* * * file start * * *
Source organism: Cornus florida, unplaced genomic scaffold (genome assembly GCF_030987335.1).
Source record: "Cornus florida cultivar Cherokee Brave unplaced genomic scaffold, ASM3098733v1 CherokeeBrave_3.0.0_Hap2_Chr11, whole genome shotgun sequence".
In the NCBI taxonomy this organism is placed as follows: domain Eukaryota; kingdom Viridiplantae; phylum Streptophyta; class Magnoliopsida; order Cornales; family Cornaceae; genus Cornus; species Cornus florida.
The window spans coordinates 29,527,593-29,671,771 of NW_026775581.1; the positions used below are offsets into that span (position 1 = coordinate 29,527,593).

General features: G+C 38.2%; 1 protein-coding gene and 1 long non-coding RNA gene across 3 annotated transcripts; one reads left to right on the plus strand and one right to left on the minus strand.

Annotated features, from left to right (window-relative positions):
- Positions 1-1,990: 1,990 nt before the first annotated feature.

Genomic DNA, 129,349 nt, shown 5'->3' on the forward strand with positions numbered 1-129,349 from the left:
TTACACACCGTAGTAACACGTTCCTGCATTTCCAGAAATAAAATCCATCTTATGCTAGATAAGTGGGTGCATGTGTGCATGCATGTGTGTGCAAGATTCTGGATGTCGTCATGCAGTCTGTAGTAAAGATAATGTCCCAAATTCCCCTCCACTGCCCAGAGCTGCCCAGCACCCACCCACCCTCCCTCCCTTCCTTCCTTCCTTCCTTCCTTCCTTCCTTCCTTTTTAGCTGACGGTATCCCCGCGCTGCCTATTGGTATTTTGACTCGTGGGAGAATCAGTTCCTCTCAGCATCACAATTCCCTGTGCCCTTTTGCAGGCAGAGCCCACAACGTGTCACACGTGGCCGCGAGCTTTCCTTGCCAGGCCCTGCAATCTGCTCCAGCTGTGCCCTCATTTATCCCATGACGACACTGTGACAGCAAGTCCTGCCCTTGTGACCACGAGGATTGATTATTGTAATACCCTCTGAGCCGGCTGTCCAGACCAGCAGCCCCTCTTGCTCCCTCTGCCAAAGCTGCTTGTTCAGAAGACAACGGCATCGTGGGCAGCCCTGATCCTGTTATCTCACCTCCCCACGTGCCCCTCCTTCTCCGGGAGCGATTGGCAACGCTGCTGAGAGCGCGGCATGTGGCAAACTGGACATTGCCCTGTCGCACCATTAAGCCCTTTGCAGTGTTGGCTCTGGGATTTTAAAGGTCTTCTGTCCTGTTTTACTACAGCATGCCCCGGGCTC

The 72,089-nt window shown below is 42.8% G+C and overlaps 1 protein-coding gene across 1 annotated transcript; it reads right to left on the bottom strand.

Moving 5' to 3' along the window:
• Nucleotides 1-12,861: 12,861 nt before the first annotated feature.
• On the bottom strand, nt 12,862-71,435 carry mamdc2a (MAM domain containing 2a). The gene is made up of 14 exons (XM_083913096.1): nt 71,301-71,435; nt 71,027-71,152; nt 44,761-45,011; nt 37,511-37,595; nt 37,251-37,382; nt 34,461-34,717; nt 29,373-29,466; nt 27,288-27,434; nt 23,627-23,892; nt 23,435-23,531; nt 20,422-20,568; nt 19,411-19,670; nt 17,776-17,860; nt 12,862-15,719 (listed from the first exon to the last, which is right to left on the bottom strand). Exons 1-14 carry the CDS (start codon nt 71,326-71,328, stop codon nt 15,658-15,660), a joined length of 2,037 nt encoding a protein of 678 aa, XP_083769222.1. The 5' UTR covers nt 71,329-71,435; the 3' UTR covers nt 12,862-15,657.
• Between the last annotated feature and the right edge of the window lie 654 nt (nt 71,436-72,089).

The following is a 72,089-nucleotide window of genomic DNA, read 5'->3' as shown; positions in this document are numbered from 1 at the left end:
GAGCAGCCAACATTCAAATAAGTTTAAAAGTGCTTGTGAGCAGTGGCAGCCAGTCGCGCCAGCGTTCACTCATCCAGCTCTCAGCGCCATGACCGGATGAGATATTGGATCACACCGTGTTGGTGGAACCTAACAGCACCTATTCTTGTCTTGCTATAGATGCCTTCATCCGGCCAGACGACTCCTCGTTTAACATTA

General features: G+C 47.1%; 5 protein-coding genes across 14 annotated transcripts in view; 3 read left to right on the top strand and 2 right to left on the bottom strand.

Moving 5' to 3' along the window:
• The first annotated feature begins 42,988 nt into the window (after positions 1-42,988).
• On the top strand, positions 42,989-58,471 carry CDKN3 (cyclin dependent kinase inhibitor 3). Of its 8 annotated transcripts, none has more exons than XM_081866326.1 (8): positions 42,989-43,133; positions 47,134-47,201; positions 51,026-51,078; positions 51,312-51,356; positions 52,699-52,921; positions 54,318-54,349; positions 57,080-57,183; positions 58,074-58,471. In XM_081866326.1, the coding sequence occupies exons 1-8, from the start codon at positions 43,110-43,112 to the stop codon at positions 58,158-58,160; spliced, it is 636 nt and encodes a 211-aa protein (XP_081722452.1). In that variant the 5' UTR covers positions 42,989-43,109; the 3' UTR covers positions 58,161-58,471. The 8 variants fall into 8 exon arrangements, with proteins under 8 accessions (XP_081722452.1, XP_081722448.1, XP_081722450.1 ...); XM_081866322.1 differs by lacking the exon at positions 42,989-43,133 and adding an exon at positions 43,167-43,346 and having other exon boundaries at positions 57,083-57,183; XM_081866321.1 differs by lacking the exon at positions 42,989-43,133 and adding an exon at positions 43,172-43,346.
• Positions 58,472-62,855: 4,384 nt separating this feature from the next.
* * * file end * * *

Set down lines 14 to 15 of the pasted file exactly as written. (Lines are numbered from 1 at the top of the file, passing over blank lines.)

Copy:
• Between the last annotated feature and the right edge of the window lie 654 nt (nt 71,436-72,089).

The following is a 72,089-nucleotide window of genomic DNA, read 5'->3' as shown; positions in this document are numbered from 1 at the left end: